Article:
Future Tense

On Election Day 2017, Do Yourself a Favor and Turn Off Facebook Memories

Remember when everyone was sharing this photo? We were so young.

Melanie Hopkins

For a lot of Americans, Nov. 8, 2016, started out like a really great day. I went to vote with my husband. The polling place was knotted with poorly organized lines, but when I voted, I had tears of joy in my eyes. We took a glowy picture with our “I Voted” stickers in front of the “Vote Here / Vote Aqui” sign. We thought we’d just voted for our first female president. I posted the picture to social media, because, of course.

That evening, the mail finally brought my HRC campaign T-shirt. I posed in it triumphantly, arms akimbo, as we settled down to watch the election results come in. I posted that picture to social media, too.

Every time I see those pictures, I think, before. I think of how happy we were. And how wrong we were. And how shitty the last year has been—for immigrants and people of color and disabled people and trans people, for the environment and education and America’s standing in the world, for the people whom have been hurt by the administration’s policies, and who may continue to be hurt in the future.

Lots of us have those pictures, and tweets and Facebook statuses, too. Before and after, the hope and then the shock and the despair.

And now, because the internet is terrible, all of those memories are being brought forcibly back.

There’s Timehop, the app that shows you what you were posting on social media on this date back through the years. Facebook also has its own On This Day feature, which resurfaces photos and status posts from years past. Outreach and engagement—what we hoped could make cumulatively meaningful small change—come back via Facebook memories to bite us, as the algorithm favors the most liked and engaged-with posts for On This Day. (Soon enough we’ll enter an era of “On This Day … you were begging friends to call Congress to save health care!” and “On This Day … you were begging friends to call Congress to save health care again!”)

On Nov. 6, 2016, Facebook user Ben wrote a lengthy, impassioned post aimed at any friends considering not voting or voting for Trump. He asked to hear their reasons. He offered thoughtful conversation. It was an earnest and hopeful gesture, which Facebook decided to remind him of in 2017. Ben shared the memory to his timeline, with “Real glad this post worked and I personally saved America from disaster.”

Elizabeth woke up recently and logged into Facebook to be reminded—cheerfully, which is the only way Facebook reminds you of anything—that a year ago she overlaid her profile picture with Hillary’s campaign logo. That isn’t the only time when On This Day has caused pain. Recently, she told me, Facebook has been resurfacing pictures she took with her college best friend who was killed a year after graduation.* She said, “The kind of contextless way that my Hillary profile pic popped up on my feed today has me dreading Nov. 8. Facebook can’t adequately handle individual points of grief when it comes to their memories feature; I’m not sure why I thought they’d do a better job with our collective points of grief.”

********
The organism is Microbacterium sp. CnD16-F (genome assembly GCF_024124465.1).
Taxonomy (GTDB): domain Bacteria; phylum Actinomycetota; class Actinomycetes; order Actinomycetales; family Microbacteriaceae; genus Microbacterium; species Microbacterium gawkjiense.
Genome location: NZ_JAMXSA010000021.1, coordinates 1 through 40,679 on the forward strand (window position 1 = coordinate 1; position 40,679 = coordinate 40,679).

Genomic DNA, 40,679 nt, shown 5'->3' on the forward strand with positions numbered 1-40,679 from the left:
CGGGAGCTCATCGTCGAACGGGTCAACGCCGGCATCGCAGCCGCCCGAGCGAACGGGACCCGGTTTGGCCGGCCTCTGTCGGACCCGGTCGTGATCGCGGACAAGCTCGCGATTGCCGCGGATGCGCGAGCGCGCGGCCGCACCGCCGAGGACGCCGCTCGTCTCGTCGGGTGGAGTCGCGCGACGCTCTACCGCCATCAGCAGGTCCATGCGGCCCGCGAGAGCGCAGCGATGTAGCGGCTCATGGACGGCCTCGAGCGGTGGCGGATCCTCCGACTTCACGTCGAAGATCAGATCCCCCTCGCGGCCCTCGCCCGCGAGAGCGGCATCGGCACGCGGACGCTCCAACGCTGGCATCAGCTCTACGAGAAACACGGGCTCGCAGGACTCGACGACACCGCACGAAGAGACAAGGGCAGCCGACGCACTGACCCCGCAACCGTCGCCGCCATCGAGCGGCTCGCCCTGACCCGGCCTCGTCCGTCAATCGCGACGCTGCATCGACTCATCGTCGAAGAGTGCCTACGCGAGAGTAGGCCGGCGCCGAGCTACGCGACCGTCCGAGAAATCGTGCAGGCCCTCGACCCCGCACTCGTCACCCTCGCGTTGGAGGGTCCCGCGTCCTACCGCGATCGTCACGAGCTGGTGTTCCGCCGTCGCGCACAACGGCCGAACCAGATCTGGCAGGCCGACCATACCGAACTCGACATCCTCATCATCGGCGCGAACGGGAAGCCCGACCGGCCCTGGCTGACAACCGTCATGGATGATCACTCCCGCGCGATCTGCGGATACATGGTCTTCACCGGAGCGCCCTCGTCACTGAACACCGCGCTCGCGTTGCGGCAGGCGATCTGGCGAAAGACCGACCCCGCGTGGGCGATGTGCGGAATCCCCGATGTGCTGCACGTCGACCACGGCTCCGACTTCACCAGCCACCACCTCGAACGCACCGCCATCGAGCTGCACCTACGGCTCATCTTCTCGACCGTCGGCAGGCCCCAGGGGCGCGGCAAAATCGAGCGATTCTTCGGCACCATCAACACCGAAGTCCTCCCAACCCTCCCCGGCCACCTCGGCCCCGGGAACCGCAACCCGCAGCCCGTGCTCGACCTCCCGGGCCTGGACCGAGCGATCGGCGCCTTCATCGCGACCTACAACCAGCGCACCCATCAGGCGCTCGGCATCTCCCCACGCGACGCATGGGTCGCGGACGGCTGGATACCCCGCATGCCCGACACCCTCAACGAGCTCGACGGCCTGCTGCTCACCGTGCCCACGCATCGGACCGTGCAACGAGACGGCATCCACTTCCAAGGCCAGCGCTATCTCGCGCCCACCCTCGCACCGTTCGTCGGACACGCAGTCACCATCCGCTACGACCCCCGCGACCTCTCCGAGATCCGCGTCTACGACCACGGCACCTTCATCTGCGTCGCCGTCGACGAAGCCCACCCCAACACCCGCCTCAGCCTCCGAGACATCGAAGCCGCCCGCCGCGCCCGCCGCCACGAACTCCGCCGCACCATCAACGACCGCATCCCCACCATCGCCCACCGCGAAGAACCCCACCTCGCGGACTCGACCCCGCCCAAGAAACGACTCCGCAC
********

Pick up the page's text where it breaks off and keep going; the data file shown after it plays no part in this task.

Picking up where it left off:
Timehop isn’t as aggressive as Facebook. It doesn’t pop memories into an otherwise present-day feed—it promises to “Celebrate your best photos & memories from the past, every day!” when you open the app. It offers nostalgia and fond memories—but all it can deliver is memories, full stop. There’s no filter for “fond.”

Whitney, who struggles with memory issues after a traumatic brain injury, uses Timehop as an external memory in conjunction with a journal. She checks it daily. When she sees her posts from the fall of 2016, she told me, she thinks, “Wow, I sure seemed anxious this time last year, I wonder why—oh right!”

Another Timehop user, Sarah, told me that her app showed her commentary watching Obama’s second election night. “I watched the returns with one of my twin babies in my lap, and I distinctly remember how much I wanted [my daughters] to see a woman president as they grew into the awareness of politics.”

Sarah Osborn

Sarah volunteered last year for the Clinton campaign and documented it all on social media: photos of her clipboard for canvassing, a selfie with the blue manicure to match her ideal electoral map. She said, “Looking back, I’m pretty sad for that person I was a year ago. I feel like her country let her down. I really just hadn’t allowed myself to think Trump winning was actually possible.”

Of course, we’re not powerless against the algorithmic overlords. You can choose to abstain from Timehop for a few days as Election Day’s anniversary approaches. If you want to stop Facebook from serving up your On This Day flashbacks, go to www.facebook.com/onthisday to change your settings.

The world is what the world is, and we have plenty to learn from 2016, whatever combination of effort, hopefulness, and naïvete we may have had. But let it be a carefully considered look into the past and not the social media equivalent of a horror movie jump scare—no matter how determined Facebook seems to be to give us exactly that.

Correction, Nov. 7, 2017: This piece originally misidentified when a Facebook user’s friend died. It was a year after graduation, not before graduation.